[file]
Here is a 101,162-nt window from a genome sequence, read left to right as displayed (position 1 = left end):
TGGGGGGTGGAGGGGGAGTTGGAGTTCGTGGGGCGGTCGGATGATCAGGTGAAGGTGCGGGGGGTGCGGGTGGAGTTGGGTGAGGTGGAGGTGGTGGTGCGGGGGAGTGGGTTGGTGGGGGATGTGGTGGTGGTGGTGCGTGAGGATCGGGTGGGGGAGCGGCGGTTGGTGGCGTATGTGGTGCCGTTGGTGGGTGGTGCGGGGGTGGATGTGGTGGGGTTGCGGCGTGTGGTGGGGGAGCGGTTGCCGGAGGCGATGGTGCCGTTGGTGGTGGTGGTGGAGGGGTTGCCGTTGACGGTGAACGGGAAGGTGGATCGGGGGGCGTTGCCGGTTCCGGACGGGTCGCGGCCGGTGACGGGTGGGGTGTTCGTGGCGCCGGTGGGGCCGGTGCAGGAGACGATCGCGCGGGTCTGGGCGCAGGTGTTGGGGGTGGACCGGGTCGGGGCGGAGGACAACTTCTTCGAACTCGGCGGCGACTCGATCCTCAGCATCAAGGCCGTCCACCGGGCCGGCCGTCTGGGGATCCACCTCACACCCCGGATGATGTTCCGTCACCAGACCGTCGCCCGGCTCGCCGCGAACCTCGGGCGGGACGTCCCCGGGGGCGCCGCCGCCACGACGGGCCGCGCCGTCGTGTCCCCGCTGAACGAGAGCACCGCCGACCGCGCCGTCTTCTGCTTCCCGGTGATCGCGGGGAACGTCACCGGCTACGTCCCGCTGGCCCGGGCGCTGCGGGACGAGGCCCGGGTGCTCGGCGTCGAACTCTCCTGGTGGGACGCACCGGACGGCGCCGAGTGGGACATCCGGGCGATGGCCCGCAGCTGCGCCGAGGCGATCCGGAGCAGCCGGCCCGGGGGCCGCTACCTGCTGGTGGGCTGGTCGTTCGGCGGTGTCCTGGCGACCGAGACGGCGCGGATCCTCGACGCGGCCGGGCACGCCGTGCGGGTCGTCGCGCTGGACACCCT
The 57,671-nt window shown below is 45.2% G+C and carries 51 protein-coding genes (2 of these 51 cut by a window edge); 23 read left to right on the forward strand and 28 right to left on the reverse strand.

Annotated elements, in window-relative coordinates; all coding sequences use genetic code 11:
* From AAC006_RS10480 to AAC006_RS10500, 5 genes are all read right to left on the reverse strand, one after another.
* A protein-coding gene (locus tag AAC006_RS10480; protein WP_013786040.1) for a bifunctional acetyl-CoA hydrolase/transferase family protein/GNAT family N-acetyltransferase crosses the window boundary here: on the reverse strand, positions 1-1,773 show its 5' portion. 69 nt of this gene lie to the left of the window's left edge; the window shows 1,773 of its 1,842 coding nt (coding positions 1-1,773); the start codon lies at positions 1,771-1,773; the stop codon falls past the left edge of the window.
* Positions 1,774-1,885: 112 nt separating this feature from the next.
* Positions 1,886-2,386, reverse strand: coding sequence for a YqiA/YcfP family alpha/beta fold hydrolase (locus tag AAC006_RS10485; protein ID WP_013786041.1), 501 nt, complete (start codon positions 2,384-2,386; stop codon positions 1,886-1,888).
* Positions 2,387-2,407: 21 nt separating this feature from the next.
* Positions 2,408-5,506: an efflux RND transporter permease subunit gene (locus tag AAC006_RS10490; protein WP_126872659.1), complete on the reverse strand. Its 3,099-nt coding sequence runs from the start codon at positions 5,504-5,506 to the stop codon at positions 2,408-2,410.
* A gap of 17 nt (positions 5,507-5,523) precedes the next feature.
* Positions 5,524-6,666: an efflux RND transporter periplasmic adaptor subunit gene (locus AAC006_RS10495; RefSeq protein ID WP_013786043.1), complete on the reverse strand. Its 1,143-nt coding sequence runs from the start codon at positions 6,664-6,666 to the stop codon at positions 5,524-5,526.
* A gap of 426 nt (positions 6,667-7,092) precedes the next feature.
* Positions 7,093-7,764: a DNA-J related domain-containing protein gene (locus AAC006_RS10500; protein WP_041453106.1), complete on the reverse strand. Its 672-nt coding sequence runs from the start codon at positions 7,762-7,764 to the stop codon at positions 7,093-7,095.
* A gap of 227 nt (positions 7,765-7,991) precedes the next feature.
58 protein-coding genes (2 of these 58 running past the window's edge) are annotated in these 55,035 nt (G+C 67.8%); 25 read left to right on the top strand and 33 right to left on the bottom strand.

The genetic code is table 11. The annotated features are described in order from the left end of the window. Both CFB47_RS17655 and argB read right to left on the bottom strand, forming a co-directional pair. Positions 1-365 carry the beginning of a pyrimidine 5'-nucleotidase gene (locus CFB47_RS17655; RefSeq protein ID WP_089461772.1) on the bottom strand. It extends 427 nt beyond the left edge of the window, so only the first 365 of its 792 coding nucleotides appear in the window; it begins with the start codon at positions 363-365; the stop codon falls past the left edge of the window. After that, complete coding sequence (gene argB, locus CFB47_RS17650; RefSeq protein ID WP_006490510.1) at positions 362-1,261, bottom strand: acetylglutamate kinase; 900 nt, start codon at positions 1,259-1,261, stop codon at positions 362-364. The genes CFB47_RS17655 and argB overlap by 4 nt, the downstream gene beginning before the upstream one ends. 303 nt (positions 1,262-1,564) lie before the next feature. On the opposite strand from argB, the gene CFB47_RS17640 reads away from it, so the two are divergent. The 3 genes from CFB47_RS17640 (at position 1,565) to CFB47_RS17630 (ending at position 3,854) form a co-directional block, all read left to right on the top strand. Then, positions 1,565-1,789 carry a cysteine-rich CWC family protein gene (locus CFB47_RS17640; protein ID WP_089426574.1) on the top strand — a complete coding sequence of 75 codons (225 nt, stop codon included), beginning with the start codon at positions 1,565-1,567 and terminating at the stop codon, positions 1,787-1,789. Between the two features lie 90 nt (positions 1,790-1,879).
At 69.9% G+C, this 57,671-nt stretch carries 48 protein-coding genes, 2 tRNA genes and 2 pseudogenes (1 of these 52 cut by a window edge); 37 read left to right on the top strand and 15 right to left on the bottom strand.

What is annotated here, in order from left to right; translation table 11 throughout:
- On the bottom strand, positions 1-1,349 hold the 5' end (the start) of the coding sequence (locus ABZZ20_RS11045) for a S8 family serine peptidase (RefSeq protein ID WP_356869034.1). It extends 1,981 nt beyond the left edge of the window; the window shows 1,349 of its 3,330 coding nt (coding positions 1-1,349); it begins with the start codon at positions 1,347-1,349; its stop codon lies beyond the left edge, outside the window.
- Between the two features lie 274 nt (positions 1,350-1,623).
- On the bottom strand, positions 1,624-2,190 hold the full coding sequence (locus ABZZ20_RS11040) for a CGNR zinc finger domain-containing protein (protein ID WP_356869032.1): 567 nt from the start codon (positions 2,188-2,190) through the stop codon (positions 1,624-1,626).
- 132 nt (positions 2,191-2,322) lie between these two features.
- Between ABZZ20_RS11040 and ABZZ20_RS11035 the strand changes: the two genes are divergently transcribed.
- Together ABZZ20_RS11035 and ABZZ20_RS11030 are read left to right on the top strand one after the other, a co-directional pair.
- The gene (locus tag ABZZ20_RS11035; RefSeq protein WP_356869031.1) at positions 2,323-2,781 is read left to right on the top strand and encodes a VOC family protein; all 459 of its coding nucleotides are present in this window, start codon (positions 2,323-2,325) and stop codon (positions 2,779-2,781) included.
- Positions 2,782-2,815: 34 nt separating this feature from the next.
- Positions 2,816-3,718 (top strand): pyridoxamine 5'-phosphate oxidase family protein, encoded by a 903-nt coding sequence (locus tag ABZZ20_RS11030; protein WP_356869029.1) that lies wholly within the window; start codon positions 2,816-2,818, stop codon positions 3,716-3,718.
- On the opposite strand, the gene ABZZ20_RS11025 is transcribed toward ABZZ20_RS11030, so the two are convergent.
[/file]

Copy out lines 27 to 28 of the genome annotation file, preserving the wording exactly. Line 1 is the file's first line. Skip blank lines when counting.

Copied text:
- Positions 2,782-2,815: 34 nt separating this feature from the next.
- Positions 2,816-3,718 (top strand): pyridoxamine 5'-phosphate oxidase family protein, encoded by a 903-nt coding sequence (locus tag ABZZ20_RS11030; protein WP_356869029.1) that lies wholly within the window; start codon positions 2,816-2,818, stop codon positions 3,716-3,718.